n. pl. cor·po·ra (-pr-)
1. A large collection of writings of a specific kind or on a specific subject.
2. A collection of writings or recorded remarks used for linguistic analysis.
3. The main part of a bodily structure or organ.
//Reviews of art. Art and language. Art and the body.
What does it mean to say “I love you”? And what qualifies someone to say it? When do they know for sure that it is actually love that they are feeling, and not just strong affection, attraction, or lust?
The current group photography show at Tenderpixel, curated by Richard Ansett, explores just this question, taking the work of five artists, who each approach the subject from their own unique perspective, but whose responses, nevertheless, share common traits, reinforcing the fact that love, whatever it may be, is something of a universal phenomenon.
19-year-old Grace Brown’s Gillian Wearing-esque photograph of a girl holding up a sign saying “I love you” is, superficially, the simplest. The only one-piece work in the show, it greets the visitor as he enters the gallery. Dig a little deeper, however, and all is not as it might seem. The work comes from a series called Project Unbreakable, in which Brown asked victims of sexual abuse to write a quote from their attacker on to a poster and hold it up. She claims to be using photography as a means to “help heal.” As Ansett explains, with regards to his choice of photography as the medium for tackling this theme: “The power – indeed, the danger – of photography is in its closeness to depriving us of reality. Simple acceptance of what we see only masks the deep issues that direct its core subject matter.”
Uttering “I love you” as part of a ritual of hate and hurt is something which is usually resonant in Natasha Caruana’s works as well, where she focuses on betrayal and deception within marriage. For this exhibition, however, she has produced a set of small wedding photographs, Fairytale For Sale, where the faces are scribbled or blotted out, and the purpose is to advertise the dress for sale. This might either be interpreted as a melancholy reflection of the temporal nature of any earthly union, of which the white dress, so costly, yet worn for just one short day, is a symbol of this transience, or, conversely, it might be seen as a sign of lifelong commitment, for better or worse, with the dress rendered redundant, since the marriage bond will last for eternity. Perhaps it’s a case of your glass being either half empty or half full when you look at the pictures?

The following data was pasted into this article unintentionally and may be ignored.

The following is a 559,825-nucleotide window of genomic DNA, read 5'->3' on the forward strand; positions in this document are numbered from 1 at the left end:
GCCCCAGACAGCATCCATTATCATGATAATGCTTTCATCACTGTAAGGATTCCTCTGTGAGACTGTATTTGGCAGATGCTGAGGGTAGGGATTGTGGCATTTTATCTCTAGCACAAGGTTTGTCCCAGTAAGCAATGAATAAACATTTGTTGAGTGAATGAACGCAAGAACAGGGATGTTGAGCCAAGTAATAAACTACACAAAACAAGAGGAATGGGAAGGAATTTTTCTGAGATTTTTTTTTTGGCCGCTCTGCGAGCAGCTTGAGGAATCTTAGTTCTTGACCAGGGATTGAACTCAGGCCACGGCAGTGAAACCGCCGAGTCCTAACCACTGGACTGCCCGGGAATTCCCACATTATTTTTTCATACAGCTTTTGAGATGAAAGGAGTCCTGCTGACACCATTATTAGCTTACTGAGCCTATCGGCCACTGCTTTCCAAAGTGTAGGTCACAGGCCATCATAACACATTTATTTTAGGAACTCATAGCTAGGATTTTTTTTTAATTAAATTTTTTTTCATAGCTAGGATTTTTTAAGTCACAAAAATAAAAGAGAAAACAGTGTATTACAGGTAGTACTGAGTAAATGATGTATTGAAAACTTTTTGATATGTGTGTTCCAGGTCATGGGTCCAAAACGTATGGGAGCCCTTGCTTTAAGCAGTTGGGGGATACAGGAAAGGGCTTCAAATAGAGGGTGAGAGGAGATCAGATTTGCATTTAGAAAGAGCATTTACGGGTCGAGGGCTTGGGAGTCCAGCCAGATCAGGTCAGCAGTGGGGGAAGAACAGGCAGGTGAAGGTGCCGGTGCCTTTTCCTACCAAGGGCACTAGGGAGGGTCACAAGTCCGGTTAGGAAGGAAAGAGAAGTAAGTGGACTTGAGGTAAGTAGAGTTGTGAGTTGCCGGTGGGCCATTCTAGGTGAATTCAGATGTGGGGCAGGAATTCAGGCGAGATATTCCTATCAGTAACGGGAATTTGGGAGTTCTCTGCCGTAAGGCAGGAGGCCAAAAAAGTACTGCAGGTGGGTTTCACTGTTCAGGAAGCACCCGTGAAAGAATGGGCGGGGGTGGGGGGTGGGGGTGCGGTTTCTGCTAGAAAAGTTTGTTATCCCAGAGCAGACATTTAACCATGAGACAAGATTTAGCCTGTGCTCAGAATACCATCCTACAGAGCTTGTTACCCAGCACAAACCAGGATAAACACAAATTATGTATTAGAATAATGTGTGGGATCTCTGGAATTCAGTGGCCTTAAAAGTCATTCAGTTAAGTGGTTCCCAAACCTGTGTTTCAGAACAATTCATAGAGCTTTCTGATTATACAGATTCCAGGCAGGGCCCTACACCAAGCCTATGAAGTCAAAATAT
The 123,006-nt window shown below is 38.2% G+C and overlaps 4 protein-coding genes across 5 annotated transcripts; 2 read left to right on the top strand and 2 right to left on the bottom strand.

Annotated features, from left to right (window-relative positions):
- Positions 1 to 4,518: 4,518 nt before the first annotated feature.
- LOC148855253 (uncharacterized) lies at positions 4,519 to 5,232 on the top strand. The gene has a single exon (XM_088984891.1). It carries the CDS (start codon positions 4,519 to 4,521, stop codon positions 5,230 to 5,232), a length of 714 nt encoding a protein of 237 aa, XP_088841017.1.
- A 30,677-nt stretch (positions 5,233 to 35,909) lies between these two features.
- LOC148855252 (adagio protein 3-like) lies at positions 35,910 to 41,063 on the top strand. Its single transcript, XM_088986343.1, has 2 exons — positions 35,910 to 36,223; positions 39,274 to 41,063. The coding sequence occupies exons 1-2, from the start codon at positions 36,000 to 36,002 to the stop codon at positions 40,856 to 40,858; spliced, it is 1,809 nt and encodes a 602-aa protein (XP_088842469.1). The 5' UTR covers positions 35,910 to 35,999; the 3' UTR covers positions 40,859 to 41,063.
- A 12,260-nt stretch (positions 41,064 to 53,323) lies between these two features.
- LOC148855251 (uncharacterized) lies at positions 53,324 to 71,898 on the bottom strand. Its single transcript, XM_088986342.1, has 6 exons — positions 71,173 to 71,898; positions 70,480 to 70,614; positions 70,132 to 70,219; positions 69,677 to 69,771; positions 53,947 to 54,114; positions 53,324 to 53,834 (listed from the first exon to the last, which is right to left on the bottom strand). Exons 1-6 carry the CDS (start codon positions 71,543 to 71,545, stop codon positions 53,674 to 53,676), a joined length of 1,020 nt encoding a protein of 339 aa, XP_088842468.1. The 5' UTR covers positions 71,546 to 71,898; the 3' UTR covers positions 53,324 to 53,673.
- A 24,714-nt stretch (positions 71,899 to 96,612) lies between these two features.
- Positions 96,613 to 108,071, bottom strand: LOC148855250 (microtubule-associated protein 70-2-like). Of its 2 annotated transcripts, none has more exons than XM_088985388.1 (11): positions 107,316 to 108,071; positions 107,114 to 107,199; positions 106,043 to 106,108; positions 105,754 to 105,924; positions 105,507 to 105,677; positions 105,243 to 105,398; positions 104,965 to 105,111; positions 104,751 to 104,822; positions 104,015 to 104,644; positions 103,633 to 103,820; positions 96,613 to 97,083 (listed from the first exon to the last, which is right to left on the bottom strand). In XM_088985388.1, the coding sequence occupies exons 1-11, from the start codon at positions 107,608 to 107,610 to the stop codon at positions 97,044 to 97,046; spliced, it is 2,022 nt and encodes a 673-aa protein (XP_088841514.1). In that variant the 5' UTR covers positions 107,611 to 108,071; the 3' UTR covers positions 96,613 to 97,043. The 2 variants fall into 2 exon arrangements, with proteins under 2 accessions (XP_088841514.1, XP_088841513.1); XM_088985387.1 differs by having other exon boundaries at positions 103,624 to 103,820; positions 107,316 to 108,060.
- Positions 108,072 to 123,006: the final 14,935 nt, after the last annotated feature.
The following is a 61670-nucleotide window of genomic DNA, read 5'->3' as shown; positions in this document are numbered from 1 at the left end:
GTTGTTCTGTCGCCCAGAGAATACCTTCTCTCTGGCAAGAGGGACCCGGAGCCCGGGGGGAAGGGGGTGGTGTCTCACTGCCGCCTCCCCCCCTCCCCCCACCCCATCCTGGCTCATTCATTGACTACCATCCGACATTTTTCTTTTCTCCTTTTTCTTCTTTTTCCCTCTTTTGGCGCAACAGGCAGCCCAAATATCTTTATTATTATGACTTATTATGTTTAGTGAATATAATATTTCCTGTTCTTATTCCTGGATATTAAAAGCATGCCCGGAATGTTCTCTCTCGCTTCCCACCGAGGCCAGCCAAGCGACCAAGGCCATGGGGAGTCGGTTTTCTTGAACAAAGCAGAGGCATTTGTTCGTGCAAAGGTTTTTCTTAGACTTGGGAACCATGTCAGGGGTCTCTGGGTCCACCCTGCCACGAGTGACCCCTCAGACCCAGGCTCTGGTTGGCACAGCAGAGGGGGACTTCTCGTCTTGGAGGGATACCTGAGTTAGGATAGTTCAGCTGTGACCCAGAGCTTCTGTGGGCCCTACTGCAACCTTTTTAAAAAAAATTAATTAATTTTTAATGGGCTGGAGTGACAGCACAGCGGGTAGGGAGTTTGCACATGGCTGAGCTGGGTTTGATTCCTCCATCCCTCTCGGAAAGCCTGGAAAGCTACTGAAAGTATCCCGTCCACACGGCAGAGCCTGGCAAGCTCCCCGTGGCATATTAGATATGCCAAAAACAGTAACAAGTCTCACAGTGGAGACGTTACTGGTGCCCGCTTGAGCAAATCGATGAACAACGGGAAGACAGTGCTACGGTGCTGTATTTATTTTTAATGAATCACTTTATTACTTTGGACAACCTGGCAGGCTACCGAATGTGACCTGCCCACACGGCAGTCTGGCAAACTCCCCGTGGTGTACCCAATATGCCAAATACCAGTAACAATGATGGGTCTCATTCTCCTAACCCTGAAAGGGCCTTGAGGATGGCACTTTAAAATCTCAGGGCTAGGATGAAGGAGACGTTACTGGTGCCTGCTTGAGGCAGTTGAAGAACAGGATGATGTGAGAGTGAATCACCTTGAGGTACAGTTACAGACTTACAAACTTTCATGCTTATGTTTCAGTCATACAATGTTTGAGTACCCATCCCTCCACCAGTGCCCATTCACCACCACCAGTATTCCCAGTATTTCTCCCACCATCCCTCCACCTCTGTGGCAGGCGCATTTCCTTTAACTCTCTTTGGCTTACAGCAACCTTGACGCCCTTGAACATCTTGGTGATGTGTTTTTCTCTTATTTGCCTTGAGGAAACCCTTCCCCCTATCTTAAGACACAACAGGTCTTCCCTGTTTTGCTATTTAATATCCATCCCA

Certainly there is cause to be feeling a little low whilst perusing the photographs on display here, since the remaining works all centre on the theme of loss, either of oneself, or of the person to whom the title statement is addressed. Andre Penteado’s two poignant works – a series of 36 “portraits” of clothes hangers, and an hour-long film documentary with relatives talking about their loss and the process of grief following the suicide of a loved one – are part of a larger body of work called Dad’s Suicide, and stem from his personal experience of the trauma. The visual of the film focuses on the clasped hands of the various narrators, wringing together and fidgeting, fingers tightly interlocked, a clear sign of the pent up emotions and pain behind the brave face they are putting on as they speak of acceptance and trying to remember only the good times. Is this what love is? Grief and loss? Something which is only truly recognised too late in the day?